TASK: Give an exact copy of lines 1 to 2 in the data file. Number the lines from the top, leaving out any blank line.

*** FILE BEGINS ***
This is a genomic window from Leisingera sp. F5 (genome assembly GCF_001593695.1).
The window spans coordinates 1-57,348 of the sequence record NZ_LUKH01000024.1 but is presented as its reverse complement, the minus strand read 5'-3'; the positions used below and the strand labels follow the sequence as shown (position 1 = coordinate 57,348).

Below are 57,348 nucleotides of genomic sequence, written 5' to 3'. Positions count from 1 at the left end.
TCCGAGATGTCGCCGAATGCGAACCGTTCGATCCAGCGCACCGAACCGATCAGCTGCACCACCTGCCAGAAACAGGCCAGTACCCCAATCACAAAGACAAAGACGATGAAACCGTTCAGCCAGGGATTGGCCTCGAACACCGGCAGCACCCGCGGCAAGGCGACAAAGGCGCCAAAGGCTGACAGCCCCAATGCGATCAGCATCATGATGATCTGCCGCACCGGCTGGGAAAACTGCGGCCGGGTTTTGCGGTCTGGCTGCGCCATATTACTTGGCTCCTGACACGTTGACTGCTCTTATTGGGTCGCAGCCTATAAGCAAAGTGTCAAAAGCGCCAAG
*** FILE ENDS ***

This is a genomic window from Leisingera sp. F5 (genome assembly GCF_001593695.1).
The window spans coordinates 1-57,348 of the sequence record NZ_LUKH01000024.1 but is presented as its reverse complement, the minus strand read 5'-3'; the positions used below and the strand labels follow the sequence as shown (position 1 = coordinate 57,348).